I probably should have spent more time researching Zoho. I just went to their website and was overwhelmed with all of the options.

                              I’ve considered using a catch-all, as it saves work setting up aliases. However, I prefer to only allow a specific addresses, so that if someone has to know a valid email address for me to accept the email.

                              1. 1

                                I’m on my third year of Zoho for one of my domains, and I can’t say I love it. I’ve had some small, occasional mail delivery issues both receiving and sending, and the response from their support desk has been underwhelming. It hasn’t been enough of a problem for me to move that domain to another service, but it’s been annoying enough that I’m not moving any more of my mail to Zoho either, even now that tuffmail is going to force me to move a big chunk of it somewhere.

                              1. 5

                                My email server is similar in a lot of ways (OpenBSD, OpenSMTPD, Vultr) but also different.

                                The biggest difference is how the emails actually make their way to my LAN. I wanted to avoid a 5‐minute cronjob because I want some mails, like login codes, to show up as soon as they come in. Instead of using rsync, my Vultr server’s smtpd is configured as a relay. Incoming mail is sent over a WireGuard tunnel to a small always‐on machine on my LAN. Helpfully, if the LAN server is down, the relay will queue the mail and automatically retry once the connection is restored. The LAN server’s smtpd delivers incoming mail to a maildir, and Dovecot serves IMAP to my LAN with the maildir as the backing store.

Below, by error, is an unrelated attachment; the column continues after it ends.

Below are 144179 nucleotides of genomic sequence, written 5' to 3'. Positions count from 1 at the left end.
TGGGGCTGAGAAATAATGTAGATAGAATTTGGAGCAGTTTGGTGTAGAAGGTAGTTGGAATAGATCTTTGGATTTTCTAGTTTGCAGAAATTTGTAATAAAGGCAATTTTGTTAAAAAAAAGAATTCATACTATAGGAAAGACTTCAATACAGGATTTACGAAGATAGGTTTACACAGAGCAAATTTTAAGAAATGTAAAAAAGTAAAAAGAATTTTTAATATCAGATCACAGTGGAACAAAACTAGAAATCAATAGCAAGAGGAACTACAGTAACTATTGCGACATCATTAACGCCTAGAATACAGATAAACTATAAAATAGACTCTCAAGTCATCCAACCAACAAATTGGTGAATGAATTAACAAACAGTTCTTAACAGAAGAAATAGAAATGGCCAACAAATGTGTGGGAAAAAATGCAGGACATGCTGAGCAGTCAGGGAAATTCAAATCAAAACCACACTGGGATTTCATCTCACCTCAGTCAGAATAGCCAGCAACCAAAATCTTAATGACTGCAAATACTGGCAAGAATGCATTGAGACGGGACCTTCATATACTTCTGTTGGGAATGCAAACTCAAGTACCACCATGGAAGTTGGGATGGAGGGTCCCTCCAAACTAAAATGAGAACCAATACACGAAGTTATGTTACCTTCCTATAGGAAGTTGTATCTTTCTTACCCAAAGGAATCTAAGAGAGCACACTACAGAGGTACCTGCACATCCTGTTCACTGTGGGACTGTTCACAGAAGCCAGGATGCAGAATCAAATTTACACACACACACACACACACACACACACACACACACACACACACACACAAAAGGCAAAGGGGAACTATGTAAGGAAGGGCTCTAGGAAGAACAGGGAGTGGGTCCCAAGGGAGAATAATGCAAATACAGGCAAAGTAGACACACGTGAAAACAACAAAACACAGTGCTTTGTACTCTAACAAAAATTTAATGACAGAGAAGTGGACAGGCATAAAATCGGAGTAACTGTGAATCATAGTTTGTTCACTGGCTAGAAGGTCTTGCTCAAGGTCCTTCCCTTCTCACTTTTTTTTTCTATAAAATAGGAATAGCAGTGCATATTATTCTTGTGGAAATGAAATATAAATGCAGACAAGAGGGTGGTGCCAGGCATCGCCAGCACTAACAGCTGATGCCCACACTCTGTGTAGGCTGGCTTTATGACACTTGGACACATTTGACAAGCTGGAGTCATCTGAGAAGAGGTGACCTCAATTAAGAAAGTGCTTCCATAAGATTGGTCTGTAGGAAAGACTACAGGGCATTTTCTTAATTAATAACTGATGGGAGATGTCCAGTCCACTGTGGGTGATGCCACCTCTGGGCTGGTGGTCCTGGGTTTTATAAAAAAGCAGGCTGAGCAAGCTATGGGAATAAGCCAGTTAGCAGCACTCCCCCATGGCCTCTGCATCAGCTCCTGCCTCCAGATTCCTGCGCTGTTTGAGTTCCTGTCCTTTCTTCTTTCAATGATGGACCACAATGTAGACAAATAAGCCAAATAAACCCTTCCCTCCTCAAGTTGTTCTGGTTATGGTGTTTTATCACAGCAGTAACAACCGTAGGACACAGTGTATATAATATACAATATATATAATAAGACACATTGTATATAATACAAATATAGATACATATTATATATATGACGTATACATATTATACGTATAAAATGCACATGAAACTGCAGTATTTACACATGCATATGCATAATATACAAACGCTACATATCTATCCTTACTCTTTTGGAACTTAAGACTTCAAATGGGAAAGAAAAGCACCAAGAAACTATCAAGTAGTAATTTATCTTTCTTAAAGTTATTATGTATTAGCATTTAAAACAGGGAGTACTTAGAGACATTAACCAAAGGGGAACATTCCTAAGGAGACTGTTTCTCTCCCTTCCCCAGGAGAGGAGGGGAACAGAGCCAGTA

I also have httpd serving a MTA-STS policy for my domain. Several big providers (Google, Microsoft, and Comcast at least) will use it to send email to me via TLS rather than negotiating STARTTLS (which can be MITM’d).

                                1. 4

                                  STARTTLS (which can be MITM’d).

                                  It shouldn’t be able to be MITM’d unless you’re using an implementation with a nasty bug. If you require STARTTLS and validate the certificate correctly, it provides exactly the same MITM protection as a TLS MTA. An MITM on STARTTLS would either not validate or not be able to see the traffic it is MITM-ing.

                                  MTA-STS is new to me, though, and it looks like I should enable it. Thanks for pointing it out.

                                  1. 1